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Cowa! by Akira Toriyama (a J!-ENT Manga Review)

July 6, 2008 by  



cowa

If you are looking for a lighthearted manga that both young and old can enjoy, “Cowa!” by “Dragon Ball” and “Dr. Slump” creator Akira Toriyama is recommended!

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Image courtesy of © 1997 by BIRD STUDIO. All Rights Reserved.

MANGA TITLE: Cowa! (こわ!)

STORY AND ART BY: Akira Toriyama (鳥山 明)

FIRST PUBLISHED IN JAPAN: Shueisha, Inc.

PUBLISHED IN USA BY: VIZ Media, LLC

RATED: A for All Ages

Available on July 1, 2008

Paifu, a half-vampire half-werekoala, is always getting into trouble. With his trusty sidekick, Jose the ghost, he’s out stealing watermelons, befriending murderers and causing a ruckus. But not everything is fun and games when the contagious Monster Flu sweeps through town. If the sick monsters don’t get some medicine within a month, everyone will die!

 

But the only one who has the medicine is a witch who lives high atop Horned-Own Mountain… 750 miles away! With the help of a former sumo wrestler, Paifu, Jose, and tagalong Arpon are off on an adventure! But will they get the antidote in time or will they become victims themselves?

Akira Toriyama is a mangaka well-known for creating best-selling manga series “Dr. Slump” and the “Dragon Ball”/”Dragon Ball Z” series. And also for his artwork on video games such as the “Dragon Quest” and “Tobal” series.

But while his longer series is well-know in the United States, for many people, they are unaware of his shorter manga series.

Having created one-shots and shorter stories since the late ’70s, one of Toriyama’s 1997 short series “Cowa!” will now being released in the U.S. courtesy of Viz Media.

Having suffered from an arm injury in 1997, Toriyama was unsure if he would work on a manga again.  Knowing he could not work on a long series, he began working on “Cowa!”, a 14-chapter short series serialized on Weekly Shonen Jump.

“Cowa!” is a series that revolves around young monsters living in Batwing Ridge.  While humans and monsters do co-exist, both avoid each other.

The series focuses on a young half-vampire and half-werekoala named Paifu.  While a bit mischievous, Paifu has good heart and he often hangs out with his friend Jose Rodriguez (a shapeshifting ghost). Both are night creatures and they attend school during the night.

One day, Paifu wants to see something scary, so he takes Jose to the Redfox Coast to see a human killer. It turns out to be Mr. Maruyama, the former champion sumo wrestler. And while on Maruyama’s raft, when Maruyama tries to make a cross with twigs, he finds out that Paifu will turn to a wild, tall, werekoala and the only way to bring him back is to show him something round.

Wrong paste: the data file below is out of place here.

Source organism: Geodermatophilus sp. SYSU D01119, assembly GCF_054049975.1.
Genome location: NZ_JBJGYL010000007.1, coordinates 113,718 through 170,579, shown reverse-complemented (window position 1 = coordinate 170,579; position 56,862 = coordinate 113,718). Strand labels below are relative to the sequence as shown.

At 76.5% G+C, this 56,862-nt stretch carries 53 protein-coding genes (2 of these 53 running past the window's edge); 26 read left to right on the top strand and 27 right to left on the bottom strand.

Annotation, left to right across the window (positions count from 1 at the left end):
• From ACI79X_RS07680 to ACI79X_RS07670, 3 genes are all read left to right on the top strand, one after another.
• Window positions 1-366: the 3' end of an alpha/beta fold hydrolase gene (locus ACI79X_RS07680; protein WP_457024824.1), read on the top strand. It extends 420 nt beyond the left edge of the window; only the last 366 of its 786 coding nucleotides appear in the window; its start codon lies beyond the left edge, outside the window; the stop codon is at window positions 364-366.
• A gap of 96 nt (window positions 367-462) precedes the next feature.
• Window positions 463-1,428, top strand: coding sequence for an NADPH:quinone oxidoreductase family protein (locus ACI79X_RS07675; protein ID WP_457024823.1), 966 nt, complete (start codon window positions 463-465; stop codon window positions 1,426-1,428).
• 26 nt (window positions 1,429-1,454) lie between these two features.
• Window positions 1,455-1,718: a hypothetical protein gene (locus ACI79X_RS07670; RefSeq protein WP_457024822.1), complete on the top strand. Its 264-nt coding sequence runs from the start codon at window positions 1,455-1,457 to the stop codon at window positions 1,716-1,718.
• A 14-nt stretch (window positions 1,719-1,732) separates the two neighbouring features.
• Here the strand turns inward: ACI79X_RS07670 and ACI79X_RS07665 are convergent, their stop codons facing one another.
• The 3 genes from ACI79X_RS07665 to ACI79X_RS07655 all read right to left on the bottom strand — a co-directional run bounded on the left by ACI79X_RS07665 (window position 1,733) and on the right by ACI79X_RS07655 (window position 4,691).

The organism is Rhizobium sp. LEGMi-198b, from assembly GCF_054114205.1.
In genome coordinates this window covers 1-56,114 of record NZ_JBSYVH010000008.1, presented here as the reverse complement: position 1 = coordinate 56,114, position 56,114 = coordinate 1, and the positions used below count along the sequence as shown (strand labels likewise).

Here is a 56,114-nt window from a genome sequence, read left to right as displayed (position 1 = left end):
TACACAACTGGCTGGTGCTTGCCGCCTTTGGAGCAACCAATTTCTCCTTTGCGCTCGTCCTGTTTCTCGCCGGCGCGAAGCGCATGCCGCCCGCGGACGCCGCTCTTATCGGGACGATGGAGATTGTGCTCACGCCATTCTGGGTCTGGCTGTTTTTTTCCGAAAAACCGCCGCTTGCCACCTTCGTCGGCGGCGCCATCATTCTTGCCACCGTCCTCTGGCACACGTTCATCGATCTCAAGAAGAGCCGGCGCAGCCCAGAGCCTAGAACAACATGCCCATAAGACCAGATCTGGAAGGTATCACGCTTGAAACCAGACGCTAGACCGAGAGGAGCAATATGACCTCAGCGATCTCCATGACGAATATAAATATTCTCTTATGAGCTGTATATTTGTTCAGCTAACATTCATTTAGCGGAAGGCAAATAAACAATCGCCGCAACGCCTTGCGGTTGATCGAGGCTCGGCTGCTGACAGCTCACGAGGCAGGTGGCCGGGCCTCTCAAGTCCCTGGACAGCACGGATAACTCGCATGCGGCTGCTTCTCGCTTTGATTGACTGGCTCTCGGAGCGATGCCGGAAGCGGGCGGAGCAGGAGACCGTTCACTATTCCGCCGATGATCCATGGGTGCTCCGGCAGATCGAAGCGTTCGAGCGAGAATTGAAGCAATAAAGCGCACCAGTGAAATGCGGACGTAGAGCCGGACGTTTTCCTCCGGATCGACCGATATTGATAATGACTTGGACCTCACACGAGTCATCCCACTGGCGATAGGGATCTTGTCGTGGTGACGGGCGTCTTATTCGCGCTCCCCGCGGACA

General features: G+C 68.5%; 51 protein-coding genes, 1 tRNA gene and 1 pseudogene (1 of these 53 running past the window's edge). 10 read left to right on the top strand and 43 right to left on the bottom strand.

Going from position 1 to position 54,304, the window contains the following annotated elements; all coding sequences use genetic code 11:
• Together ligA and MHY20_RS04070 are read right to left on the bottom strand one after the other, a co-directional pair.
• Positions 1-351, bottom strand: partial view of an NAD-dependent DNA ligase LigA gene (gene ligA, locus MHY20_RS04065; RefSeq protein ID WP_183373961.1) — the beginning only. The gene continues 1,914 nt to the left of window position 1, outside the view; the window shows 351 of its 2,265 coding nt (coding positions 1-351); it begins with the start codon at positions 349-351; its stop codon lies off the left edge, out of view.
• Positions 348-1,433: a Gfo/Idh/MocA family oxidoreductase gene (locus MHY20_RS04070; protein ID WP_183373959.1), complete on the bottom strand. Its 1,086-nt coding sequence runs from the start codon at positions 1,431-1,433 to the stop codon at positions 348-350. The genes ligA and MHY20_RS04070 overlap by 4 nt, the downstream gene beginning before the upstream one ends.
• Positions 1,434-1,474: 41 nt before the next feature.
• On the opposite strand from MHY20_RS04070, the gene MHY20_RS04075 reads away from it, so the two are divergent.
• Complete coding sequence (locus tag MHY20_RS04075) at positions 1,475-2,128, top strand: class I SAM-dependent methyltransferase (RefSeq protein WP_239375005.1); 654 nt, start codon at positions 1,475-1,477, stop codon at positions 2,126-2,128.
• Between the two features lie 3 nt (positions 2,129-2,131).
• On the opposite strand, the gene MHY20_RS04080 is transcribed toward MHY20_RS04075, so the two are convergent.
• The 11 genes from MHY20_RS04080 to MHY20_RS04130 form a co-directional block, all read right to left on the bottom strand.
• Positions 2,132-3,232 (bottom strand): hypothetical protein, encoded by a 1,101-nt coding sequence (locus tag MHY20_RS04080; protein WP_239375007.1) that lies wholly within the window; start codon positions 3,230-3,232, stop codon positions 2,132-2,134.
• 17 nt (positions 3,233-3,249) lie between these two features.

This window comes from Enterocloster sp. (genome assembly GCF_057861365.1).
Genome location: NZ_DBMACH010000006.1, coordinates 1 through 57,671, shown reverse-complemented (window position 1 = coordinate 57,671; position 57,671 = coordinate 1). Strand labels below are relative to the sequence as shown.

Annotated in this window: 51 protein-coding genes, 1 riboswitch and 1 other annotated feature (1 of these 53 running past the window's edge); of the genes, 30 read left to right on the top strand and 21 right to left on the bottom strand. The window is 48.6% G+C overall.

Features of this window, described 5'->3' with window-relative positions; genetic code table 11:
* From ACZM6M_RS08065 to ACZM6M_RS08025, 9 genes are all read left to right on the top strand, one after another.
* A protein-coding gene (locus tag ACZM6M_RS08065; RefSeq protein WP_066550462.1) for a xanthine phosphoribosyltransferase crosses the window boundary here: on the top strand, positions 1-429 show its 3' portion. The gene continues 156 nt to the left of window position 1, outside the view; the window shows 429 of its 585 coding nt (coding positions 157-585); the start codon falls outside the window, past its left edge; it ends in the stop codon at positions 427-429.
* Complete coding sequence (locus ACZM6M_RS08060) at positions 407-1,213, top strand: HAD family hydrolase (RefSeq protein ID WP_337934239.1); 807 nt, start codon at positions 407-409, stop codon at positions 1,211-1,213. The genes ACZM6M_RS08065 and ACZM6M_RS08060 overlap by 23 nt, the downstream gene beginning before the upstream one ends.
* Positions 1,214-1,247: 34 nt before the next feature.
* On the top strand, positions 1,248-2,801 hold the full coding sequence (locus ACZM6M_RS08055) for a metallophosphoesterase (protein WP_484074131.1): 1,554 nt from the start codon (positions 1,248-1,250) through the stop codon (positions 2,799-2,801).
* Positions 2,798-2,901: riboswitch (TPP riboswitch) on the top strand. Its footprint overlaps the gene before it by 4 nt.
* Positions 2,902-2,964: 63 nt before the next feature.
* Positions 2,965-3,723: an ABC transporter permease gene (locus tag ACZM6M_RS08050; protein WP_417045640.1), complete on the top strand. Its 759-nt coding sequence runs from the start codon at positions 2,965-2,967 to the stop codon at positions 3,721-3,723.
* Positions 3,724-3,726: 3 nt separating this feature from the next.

But Maruyama explains to the children that the death he caused was throwing an opponent out of the ring and the person landed wrong and died.  Disgraced from what happened, Maruyama left to Batwing Ridge to get away from everyone.

The following morning, Paifu goes to the homes of his friends, to find out that everyone is suffering from a monster flue and if not treated, the monsters will die in a month.

The only cure is medicine made by the witch of Horned-Owl Mountain in the west, 750 miles away.  But with all of the town nearly sick, they need someone strong to take them to the Horned-Owl Mountain, so Paifu asks Maruyama to take them.  Maruyama agrees if he is paid $10,000, so he can buy a new boat and Paifu lies and tells him that the town will do it.

So, Paifu, along with Jose and his rival Arpon go along with Maruyama to get medicine for the town.

But are these young monsters ready to venture out into a new world, full of humans, bad people and also bad monsters?

Akira Toriyama may not be known in the U.S. for writing children’s manga, the fact is that “Dr. Slump” and “Dragon Ball” were based on the life or adventure of child characters.  Granted, Arale of “Dr. Slump” is a robot and Goku of “Dragon Ball” is often engaged in fights and battles, but “Cowa!” is not more about the fighting (as there is some action featured) but more about teamwork, friendship and these four individuals trying to do what’s necessary to save the people of the village.

The character designs do not resemble other works of Akira Toriyama but the fact that Toriyama managed to create something new and different was quite refreshing.

If anything, the series is upbeat and fun and while about monsters, it’s not scary nor is it too violent.  And most importantly, the manga is rated for “All Ages”.  But for parents wanting to know if there is violence, there are scenes when bad guys try to take land from a family that Paifu and the others are visiting.  And to protect them, Paifu and Maruyama take on the badguys.  There is no depiction of people getting smacked around or getting roughed up badly.  But there are mild action moments throughout this graphic novel.

The overall manga is a quick read that readers will probably finish with an hour.  But the story is quite enjoyable that I would love to see Akira Toriyam revisit “Cowa!” again.

If you are looking for a lighthearted manga that both young and old can enjoy, “Cowa!” by “Dragon Ball” and “Dr. Slump” creator Akira Toriyama is recommended!

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